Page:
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How pharmaceutical companies blocked cheap generic medicines in South Africa – and why that’s set to change

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Health minister, Dr Aaron Motsoaledi, has stated that proposed changes to the Intellectual Property Policy will do away with prolonged patents and open up the pharmaceuticals sector for more affordable generics to be manufactured.

Speaking at a media event on Thursday (31 May), Motsoaledi said that the proposed changes to the policy will do away with companies that use loopholes to extend patents on drugs by decades.

According to the current Agreement on Trade-Related Aspects of Intellectual Property Rights (TRIPS), signed in 1995, pharmaceutical companies were given room to register patents on drugs they researched and manufactured for a 20-year period. Thereafter, the research is meant to be made public for other companies to use.

However, the flexibilities that were agreed upon left room for abuse, as companies would partially modify their drug and register them as a new patent, explained Motsoaledi.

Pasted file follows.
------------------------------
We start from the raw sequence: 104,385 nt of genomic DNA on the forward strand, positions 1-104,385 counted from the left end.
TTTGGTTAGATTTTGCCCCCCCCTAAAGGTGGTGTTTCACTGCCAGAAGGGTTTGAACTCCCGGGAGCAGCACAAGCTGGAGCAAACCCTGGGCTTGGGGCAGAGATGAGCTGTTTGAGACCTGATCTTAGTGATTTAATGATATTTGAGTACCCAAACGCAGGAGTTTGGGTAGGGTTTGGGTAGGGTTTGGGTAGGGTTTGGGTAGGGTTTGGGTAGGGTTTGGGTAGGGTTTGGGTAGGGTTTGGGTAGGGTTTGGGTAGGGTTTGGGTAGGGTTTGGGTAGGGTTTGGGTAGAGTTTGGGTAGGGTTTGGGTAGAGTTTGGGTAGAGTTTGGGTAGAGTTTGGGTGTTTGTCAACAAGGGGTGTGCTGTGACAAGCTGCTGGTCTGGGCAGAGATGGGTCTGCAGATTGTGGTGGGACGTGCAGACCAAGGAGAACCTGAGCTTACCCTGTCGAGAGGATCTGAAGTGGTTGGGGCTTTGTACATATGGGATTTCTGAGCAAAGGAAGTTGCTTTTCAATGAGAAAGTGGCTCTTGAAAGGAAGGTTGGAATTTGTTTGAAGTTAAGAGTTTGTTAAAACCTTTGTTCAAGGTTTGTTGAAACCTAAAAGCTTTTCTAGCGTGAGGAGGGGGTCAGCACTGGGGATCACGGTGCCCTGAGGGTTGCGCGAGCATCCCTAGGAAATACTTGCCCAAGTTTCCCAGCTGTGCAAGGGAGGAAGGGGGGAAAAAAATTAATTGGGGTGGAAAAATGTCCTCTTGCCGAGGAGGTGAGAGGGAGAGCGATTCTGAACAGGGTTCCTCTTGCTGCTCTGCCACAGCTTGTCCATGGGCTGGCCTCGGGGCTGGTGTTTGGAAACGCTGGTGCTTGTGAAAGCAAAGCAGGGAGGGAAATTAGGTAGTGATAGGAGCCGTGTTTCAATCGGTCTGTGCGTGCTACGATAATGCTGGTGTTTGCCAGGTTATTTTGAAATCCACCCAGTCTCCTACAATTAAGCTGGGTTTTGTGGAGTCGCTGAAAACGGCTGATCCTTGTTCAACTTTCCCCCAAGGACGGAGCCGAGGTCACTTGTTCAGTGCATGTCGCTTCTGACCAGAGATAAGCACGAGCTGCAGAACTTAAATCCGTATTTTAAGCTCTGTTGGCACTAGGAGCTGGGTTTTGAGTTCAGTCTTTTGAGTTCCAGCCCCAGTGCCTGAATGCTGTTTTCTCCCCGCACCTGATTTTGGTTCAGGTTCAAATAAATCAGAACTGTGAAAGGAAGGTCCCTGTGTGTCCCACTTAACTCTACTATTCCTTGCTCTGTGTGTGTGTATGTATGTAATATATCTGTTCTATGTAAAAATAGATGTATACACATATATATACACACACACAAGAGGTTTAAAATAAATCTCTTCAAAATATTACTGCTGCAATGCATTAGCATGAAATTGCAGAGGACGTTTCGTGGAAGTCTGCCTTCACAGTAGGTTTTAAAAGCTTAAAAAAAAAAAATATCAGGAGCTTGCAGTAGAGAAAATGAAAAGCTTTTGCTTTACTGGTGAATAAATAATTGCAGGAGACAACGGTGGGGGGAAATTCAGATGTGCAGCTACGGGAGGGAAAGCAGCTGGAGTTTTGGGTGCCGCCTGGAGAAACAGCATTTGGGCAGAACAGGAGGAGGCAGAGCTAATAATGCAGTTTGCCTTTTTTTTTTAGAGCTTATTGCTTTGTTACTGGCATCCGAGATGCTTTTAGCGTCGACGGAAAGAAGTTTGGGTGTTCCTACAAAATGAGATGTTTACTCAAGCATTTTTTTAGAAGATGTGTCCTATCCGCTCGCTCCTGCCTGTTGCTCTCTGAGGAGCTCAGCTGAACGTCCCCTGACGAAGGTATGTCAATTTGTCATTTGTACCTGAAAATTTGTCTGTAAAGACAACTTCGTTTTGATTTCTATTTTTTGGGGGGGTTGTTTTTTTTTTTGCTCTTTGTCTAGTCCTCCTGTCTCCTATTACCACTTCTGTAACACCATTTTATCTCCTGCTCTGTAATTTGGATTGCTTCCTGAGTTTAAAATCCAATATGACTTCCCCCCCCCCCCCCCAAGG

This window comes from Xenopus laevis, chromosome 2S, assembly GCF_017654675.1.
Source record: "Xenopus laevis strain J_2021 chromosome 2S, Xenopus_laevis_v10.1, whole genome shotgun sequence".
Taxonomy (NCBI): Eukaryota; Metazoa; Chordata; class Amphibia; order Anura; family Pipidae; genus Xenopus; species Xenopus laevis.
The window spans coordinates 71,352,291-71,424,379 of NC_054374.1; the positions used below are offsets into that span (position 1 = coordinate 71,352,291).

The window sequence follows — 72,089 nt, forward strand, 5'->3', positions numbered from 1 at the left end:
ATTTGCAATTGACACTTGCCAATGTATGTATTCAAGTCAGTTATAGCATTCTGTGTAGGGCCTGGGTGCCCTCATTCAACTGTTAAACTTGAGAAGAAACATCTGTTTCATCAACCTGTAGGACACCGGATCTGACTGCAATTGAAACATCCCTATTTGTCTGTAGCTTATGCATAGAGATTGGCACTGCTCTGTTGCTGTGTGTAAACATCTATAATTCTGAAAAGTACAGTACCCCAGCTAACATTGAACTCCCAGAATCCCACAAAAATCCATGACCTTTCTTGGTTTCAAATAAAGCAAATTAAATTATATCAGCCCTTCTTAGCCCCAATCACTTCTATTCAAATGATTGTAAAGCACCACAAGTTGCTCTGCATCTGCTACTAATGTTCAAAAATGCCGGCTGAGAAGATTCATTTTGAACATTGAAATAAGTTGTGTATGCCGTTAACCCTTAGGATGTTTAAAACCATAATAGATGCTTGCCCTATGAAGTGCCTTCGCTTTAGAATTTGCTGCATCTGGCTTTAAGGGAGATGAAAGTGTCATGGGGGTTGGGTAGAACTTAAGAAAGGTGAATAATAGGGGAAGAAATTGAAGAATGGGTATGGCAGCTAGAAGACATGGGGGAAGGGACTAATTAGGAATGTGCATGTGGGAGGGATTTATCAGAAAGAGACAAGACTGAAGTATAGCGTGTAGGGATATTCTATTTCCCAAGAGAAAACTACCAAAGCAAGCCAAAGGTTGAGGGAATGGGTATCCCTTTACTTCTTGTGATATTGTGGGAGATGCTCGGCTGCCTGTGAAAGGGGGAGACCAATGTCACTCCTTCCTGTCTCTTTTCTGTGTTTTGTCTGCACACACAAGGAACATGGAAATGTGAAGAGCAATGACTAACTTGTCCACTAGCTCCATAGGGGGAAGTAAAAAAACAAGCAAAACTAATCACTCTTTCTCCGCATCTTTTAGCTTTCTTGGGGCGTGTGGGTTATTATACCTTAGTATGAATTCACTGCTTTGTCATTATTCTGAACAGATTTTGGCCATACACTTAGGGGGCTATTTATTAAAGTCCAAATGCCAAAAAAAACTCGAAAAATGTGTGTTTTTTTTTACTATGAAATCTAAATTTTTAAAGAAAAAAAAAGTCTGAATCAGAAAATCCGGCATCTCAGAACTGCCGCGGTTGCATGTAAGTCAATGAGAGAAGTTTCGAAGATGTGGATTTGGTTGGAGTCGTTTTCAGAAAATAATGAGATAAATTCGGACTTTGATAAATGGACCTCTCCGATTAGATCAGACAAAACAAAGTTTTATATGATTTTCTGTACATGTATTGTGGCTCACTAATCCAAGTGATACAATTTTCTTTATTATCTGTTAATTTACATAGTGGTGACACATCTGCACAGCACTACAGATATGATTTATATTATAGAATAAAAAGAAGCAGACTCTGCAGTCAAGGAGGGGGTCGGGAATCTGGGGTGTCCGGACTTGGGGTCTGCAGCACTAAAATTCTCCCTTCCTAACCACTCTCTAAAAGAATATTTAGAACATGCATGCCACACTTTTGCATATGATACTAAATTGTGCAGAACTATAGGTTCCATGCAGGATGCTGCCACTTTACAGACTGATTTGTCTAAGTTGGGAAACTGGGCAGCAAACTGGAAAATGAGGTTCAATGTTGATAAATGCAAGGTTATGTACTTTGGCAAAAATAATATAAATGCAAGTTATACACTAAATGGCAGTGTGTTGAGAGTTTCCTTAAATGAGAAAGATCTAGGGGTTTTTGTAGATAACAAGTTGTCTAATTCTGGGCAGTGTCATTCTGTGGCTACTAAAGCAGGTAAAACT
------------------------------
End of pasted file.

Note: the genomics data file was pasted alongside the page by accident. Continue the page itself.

“Now the problem is that at the expiry of the 20 years, instead of generics flowing and drugs getting cheaper, the companies do what is called ‘evergreening’, which means you take the drug, change one molecule and apply for a patent as a new drug and you are given another 20 years,” he said.

Effectively this meant that the ’20 year period’ never came to and end and continued forever. However this new policy is set to change this practice, Motsoaledi said.

“This policy brings that to an end because through substantive examinations, we will be able to tell a company that there is not substantive change on the drug – it is still the same drug that has been there for 20 years,” he said.

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